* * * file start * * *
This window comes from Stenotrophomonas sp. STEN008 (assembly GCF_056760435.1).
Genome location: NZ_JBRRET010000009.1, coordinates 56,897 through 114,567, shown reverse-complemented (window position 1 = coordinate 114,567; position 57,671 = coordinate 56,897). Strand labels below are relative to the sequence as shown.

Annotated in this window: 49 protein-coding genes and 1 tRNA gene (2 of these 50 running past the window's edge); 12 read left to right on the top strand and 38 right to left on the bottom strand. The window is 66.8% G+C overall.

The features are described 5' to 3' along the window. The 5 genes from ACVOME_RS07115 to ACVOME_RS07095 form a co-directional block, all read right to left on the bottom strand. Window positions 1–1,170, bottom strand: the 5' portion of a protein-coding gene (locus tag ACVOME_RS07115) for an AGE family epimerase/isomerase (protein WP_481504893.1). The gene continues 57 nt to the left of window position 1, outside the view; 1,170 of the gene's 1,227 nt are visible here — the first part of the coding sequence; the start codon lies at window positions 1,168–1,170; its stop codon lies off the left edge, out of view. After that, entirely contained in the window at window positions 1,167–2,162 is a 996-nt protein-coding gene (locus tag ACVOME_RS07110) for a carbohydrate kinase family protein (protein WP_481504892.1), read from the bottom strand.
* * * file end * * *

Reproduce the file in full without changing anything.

This window comes from Stenotrophomonas sp. STEN008 (assembly GCF_056760435.1).
Genome location: NZ_JBRRET010000009.1, coordinates 56,897 through 114,567, shown reverse-complemented (window position 1 = coordinate 114,567; position 57,671 = coordinate 56,897). Strand labels below are relative to the sequence as shown.

Annotated in this window: 49 protein-coding genes and 1 tRNA gene (2 of these 50 running past the window's edge); 12 read left to right on the top strand and 38 right to left on the bottom strand. The window is 66.8% G+C overall.

The features are described 5' to 3' along the window. The 5 genes from ACVOME_RS07115 to ACVOME_RS07095 form a co-directional block, all read right to left on the bottom strand. Window positions 1–1,170, bottom strand: the 5' portion of a protein-coding gene (locus tag ACVOME_RS07115) for an AGE family epimerase/isomerase (protein WP_481504893.1). The gene continues 57 nt to the left of window position 1, outside the view; 1,170 of the gene's 1,227 nt are visible here — the first part of the coding sequence; the start codon lies at window positions 1,168–1,170; its stop codon lies off the left edge, out of view. After that, entirely contained in the window at window positions 1,167–2,162 is a 996-nt protein-coding gene (locus tag ACVOME_RS07110) for a carbohydrate kinase family protein (protein WP_481504892.1), read from the bottom strand.